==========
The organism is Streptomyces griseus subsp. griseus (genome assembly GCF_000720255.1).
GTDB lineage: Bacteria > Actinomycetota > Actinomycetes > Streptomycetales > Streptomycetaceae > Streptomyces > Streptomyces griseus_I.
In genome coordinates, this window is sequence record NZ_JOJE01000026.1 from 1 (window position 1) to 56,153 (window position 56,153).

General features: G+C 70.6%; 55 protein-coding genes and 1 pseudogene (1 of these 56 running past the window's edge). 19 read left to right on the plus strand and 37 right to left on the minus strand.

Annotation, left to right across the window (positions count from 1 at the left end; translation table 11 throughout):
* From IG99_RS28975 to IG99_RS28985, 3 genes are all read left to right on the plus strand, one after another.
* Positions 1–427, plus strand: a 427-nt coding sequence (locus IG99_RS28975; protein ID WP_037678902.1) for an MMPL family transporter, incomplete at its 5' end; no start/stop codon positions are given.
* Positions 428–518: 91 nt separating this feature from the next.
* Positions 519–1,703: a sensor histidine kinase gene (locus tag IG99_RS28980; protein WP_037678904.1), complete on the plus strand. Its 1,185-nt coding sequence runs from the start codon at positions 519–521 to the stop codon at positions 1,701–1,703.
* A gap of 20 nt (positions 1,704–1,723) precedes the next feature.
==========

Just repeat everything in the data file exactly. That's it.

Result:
The organism is Streptomyces griseus subsp. griseus (genome assembly GCF_000720255.1).
GTDB lineage: Bacteria > Actinomycetota > Actinomycetes > Streptomycetales > Streptomycetaceae > Streptomyces > Streptomyces griseus_I.
In genome coordinates, this window is sequence record NZ_JOJE01000026.1 from 1 (window position 1) to 56,153 (window position 56,153).

General features: G+C 70.6%; 55 protein-coding genes and 1 pseudogene (1 of these 56 running past the window's edge). 19 read left to right on the plus strand and 37 right to left on the minus strand.

Annotation, left to right across the window (positions count from 1 at the left end; translation table 11 throughout):
* From IG99_RS28975 to IG99_RS28985, 3 genes are all read left to right on the plus strand, one after another.
* Positions 1–427, plus strand: a 427-nt coding sequence (locus IG99_RS28975; protein ID WP_037678902.1) for an MMPL family transporter, incomplete at its 5' end; no start/stop codon positions are given.
* Positions 428–518: 91 nt separating this feature from the next.
* Positions 519–1,703: a sensor histidine kinase gene (locus tag IG99_RS28980; protein WP_037678904.1), complete on the plus strand. Its 1,185-nt coding sequence runs from the start codon at positions 519–521 to the stop codon at positions 1,701–1,703.
* A gap of 20 nt (positions 1,704–1,723) precedes the next feature.